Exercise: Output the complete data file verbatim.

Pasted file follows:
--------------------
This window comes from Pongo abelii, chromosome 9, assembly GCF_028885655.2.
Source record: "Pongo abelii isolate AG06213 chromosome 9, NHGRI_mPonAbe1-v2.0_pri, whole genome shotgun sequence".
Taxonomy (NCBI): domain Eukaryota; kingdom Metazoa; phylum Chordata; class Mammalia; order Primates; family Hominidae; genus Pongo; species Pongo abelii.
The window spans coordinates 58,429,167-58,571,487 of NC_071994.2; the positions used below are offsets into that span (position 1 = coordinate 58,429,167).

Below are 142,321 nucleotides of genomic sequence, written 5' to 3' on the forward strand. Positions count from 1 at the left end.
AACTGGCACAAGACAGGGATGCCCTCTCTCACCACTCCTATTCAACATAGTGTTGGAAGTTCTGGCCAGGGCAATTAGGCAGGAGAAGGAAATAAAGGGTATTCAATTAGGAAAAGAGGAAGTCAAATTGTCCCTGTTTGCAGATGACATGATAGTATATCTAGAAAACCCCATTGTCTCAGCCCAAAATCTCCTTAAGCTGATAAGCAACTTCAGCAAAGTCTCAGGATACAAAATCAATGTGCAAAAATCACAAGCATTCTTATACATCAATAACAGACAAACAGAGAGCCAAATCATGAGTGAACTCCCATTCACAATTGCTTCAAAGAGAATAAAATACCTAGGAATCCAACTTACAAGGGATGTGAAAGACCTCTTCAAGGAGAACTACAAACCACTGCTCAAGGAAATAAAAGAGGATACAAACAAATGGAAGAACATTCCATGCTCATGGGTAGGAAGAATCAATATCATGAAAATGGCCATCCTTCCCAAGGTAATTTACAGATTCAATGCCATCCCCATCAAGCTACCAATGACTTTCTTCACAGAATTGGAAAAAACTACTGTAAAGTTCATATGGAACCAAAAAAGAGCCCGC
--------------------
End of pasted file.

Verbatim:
This window comes from Pongo abelii, chromosome 9, assembly GCF_028885655.2.
Source record: "Pongo abelii isolate AG06213 chromosome 9, NHGRI_mPonAbe1-v2.0_pri, whole genome shotgun sequence".
Taxonomy (NCBI): domain Eukaryota; kingdom Metazoa; phylum Chordata; class Mammalia; order Primates; family Hominidae; genus Pongo; species Pongo abelii.
The window spans coordinates 58,429,167-58,571,487 of NC_071994.2; the positions used below are offsets into that span (position 1 = coordinate 58,429,167).

Below are 142,321 nucleotides of genomic sequence, written 5' to 3' on the forward strand. Positions count from 1 at the left end.
AACTGGCACAAGACAGGGATGCCCTCTCTCACCACTCCTATTCAACATAGTGTTGGAAGTTCTGGCCAGGGCAATTAGGCAGGAGAAGGAAATAAAGGGTATTCAATTAGGAAAAGAGGAAGTCAAATTGTCCCTGTTTGCAGATGACATGATAGTATATCTAGAAAACCCCATTGTCTCAGCCCAAAATCTCCTTAAGCTGATAAGCAACTTCAGCAAAGTCTCAGGATACAAAATCAATGTGCAAAAATCACAAGCATTCTTATACATCAATAACAGACAAACAGAGAGCCAAATCATGAGTGAACTCCCATTCACAATTGCTTCAAAGAGAATAAAATACCTAGGAATCCAACTTACAAGGGATGTGAAAGACCTCTTCAAGGAGAACTACAAACCACTGCTCAAGGAAATAAAAGAGGATACAAACAAATGGAAGAACATTCCATGCTCATGGGTAGGAAGAATCAATATCATGAAAATGGCCATCCTTCCCAAGGTAATTTACAGATTCAATGCCATCCCCATCAAGCTACCAATGACTTTCTTCACAGAATTGGAAAAAACTACTGTAAAGTTCATATGGAACCAAAAAAGAGCCCGC